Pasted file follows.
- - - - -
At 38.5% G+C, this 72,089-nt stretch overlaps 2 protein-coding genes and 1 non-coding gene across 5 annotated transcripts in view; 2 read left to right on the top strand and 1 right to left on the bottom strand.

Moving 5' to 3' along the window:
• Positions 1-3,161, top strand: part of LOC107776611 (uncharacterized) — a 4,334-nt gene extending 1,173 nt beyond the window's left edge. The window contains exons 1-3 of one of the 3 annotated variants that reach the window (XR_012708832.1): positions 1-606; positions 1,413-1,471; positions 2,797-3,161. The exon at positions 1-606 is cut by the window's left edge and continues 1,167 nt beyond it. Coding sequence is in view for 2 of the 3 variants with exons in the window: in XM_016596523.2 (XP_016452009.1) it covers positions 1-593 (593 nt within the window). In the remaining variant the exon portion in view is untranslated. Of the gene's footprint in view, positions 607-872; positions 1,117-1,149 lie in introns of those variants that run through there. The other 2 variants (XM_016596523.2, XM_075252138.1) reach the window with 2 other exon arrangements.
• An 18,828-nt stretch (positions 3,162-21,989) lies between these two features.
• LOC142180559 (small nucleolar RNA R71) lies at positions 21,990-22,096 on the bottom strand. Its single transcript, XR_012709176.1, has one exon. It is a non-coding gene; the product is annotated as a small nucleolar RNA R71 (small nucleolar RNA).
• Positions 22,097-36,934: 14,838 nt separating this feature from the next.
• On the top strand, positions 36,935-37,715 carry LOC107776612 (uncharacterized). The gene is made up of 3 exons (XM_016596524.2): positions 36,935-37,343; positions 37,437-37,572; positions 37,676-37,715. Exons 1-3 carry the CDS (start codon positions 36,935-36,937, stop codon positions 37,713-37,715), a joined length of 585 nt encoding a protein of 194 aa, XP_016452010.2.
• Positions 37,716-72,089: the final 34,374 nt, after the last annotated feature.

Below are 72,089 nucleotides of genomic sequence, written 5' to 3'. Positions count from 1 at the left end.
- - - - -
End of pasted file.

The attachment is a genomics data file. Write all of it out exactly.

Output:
At 38.5% G+C, this 72,089-nt stretch overlaps 2 protein-coding genes and 1 non-coding gene across 5 annotated transcripts in view; 2 read left to right on the top strand and 1 right to left on the bottom strand.

Moving 5' to 3' along the window:
• Positions 1-3,161, top strand: part of LOC107776611 (uncharacterized) — a 4,334-nt gene extending 1,173 nt beyond the window's left edge. The window contains exons 1-3 of one of the 3 annotated variants that reach the window (XR_012708832.1): positions 1-606; positions 1,413-1,471; positions 2,797-3,161. The exon at positions 1-606 is cut by the window's left edge and continues 1,167 nt beyond it. Coding sequence is in view for 2 of the 3 variants with exons in the window: in XM_016596523.2 (XP_016452009.1) it covers positions 1-593 (593 nt within the window). In the remaining variant the exon portion in view is untranslated. Of the gene's footprint in view, positions 607-872; positions 1,117-1,149 lie in introns of those variants that run through there. The other 2 variants (XM_016596523.2, XM_075252138.1) reach the window with 2 other exon arrangements.
• An 18,828-nt stretch (positions 3,162-21,989) lies between these two features.
• LOC142180559 (small nucleolar RNA R71) lies at positions 21,990-22,096 on the bottom strand. Its single transcript, XR_012709176.1, has one exon. It is a non-coding gene; the product is annotated as a small nucleolar RNA R71 (small nucleolar RNA).
• Positions 22,097-36,934: 14,838 nt separating this feature from the next.
• On the top strand, positions 36,935-37,715 carry LOC107776612 (uncharacterized). The gene is made up of 3 exons (XM_016596524.2): positions 36,935-37,343; positions 37,437-37,572; positions 37,676-37,715. Exons 1-3 carry the CDS (start codon positions 36,935-36,937, stop codon positions 37,713-37,715), a joined length of 585 nt encoding a protein of 194 aa, XP_016452010.2.
• Positions 37,716-72,089: the final 34,374 nt, after the last annotated feature.

Below are 72,089 nucleotides of genomic sequence, written 5' to 3'. Positions count from 1 at the left end.